Current property market might be the new 'normal' for our 'low growth economy'
It is doubtful whether a further reduction in interest rates this week by the Reserve Bank's monetary policy committee would be the right thing to do for the longer-term financial health of the household sector, according to FNB.
John Loos, a household sector strategist at FNB, said a further interest rate cut could be justified from a narrow inflation-targeting viewpoint, but the Reserve Bank had probably "given over enough" in terms of lowering the cost of household debt and stimulating the housing market.
Loos said the Reserve Bank had already greatly improved housing affordability through the massive interest rate cuts since late 2008 despite these reductions only resulting in a moderate response by the housing market.
Before the housing market moved to sustainably stronger levels, the level of household indebtedness related to income had to decline, savings rates had to improve significantly and big adjustments had to be made to accommodate the sharp increase in housing-related rates and utilities tariffs, he said.
"These financial health improvements probably won't be achieved by further interest rate reductions, should they occur," he said.
He also questioned whether the performance of the housing market was as mediocre as suggested by some people.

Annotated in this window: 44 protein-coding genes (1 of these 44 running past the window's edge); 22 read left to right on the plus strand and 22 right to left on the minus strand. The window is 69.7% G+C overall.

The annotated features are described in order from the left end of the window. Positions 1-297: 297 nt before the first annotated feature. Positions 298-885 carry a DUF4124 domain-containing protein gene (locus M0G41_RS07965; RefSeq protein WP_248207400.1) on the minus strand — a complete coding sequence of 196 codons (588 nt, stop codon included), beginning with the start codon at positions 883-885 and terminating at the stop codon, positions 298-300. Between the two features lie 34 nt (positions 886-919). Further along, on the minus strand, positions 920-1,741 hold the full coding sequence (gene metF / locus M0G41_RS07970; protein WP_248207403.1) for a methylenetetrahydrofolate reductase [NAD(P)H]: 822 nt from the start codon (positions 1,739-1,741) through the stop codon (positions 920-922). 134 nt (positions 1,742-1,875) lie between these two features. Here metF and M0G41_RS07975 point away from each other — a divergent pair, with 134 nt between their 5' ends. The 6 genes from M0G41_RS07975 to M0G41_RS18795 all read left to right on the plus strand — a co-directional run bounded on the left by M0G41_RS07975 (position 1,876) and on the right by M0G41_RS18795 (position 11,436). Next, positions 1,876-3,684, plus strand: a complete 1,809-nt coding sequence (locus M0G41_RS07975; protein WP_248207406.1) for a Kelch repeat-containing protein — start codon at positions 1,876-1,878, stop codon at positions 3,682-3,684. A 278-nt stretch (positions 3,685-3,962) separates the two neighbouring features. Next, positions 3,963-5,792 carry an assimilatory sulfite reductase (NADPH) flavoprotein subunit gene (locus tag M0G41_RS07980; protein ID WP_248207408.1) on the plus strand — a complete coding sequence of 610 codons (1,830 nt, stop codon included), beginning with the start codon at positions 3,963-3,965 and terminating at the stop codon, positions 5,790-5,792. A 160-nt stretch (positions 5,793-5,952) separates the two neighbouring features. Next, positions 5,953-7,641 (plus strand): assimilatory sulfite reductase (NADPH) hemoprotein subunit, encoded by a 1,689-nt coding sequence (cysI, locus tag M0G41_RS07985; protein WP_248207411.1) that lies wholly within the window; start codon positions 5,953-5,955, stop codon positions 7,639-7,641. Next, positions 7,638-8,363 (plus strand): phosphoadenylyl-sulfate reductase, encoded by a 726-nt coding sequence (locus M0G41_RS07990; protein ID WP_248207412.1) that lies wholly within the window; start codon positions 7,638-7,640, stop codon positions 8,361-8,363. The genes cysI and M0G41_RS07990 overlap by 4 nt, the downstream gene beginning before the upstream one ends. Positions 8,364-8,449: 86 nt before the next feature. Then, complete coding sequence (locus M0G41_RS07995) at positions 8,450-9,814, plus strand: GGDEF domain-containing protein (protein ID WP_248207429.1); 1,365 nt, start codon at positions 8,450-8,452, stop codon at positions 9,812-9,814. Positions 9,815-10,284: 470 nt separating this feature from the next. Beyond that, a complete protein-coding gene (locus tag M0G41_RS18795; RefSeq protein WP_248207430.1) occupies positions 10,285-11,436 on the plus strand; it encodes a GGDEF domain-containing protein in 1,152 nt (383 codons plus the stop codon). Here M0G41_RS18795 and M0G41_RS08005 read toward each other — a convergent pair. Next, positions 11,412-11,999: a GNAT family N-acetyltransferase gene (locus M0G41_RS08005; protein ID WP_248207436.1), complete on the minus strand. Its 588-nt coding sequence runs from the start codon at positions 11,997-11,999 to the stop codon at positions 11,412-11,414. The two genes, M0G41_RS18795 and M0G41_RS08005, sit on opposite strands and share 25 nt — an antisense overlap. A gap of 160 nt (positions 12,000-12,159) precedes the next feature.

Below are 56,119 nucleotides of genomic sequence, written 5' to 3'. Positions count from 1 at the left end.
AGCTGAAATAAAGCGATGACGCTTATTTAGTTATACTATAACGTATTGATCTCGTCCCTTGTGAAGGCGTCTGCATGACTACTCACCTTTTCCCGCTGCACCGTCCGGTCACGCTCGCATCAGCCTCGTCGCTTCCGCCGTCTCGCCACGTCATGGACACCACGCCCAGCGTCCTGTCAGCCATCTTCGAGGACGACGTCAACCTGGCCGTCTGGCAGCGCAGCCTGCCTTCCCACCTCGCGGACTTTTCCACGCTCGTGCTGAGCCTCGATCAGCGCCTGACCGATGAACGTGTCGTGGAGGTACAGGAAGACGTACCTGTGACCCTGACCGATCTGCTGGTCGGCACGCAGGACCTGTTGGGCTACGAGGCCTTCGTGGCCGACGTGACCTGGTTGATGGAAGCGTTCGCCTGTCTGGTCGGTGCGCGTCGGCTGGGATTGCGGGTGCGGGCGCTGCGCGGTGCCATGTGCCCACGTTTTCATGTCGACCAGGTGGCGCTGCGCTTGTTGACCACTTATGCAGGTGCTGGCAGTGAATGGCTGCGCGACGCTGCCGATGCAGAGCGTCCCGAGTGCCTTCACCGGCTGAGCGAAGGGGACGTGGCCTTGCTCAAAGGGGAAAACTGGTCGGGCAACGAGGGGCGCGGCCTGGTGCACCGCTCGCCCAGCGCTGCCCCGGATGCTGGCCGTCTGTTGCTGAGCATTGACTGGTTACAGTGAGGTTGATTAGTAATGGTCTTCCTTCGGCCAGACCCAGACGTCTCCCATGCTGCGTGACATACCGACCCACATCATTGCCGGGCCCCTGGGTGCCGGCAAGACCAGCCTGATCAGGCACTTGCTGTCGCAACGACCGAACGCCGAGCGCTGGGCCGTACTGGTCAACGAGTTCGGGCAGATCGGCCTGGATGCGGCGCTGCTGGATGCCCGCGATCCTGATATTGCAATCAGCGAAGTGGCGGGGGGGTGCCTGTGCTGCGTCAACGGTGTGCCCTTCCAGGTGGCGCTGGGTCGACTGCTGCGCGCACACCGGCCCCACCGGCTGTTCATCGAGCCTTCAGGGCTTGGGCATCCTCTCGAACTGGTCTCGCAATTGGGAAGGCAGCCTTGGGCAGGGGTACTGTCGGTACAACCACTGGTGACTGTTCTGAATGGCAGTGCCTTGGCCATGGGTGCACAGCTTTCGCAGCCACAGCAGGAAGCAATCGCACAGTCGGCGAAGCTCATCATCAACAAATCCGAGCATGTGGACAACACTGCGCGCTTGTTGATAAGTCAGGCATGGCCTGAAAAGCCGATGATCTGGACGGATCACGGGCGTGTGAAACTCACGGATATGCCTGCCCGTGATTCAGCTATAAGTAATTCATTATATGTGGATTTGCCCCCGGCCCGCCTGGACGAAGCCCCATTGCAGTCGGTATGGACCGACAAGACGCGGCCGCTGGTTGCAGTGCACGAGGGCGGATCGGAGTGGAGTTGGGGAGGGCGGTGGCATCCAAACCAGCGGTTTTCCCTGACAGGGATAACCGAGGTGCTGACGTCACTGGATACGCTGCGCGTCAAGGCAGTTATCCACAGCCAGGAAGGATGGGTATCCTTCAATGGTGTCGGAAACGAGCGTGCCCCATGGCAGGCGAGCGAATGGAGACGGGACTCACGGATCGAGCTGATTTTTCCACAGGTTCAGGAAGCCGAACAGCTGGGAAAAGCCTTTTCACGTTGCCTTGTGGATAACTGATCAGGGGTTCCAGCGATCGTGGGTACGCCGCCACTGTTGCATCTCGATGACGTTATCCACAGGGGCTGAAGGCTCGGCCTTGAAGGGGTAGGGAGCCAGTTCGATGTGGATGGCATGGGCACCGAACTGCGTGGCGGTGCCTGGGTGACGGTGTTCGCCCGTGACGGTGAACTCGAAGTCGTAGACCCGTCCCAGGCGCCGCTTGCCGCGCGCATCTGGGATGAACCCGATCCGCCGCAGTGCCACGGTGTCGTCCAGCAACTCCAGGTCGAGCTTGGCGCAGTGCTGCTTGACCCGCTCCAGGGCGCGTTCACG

He said many were still benchmarking the current performance of the housing market with the property boom in the last decade, which was the biggest boom in the country's recorded history and probably would not be repeated soon.
"Perhaps the current market is more 'normal' than we think for the low growth economy that South Africa is."
Loos argued that the Reserve Bank had "done its bit" to stimulate the residential property market despite consumer inflation and not house price inflation being its official focus. He admitted there were some constraining factors hampering further improvements in housing affordability, but stressed some lay outside the bank's sphere of influence.
He added that the affordability of housing was also impacted by "home-running costs", such as municipal rates and utilities tariffs.
He said the ratio between average house prices and average remuneration had dropped by 24.4 percent in the past four years, but the ratio of rates and tariffs to remuneration had risen by 6.54 percent in the same period.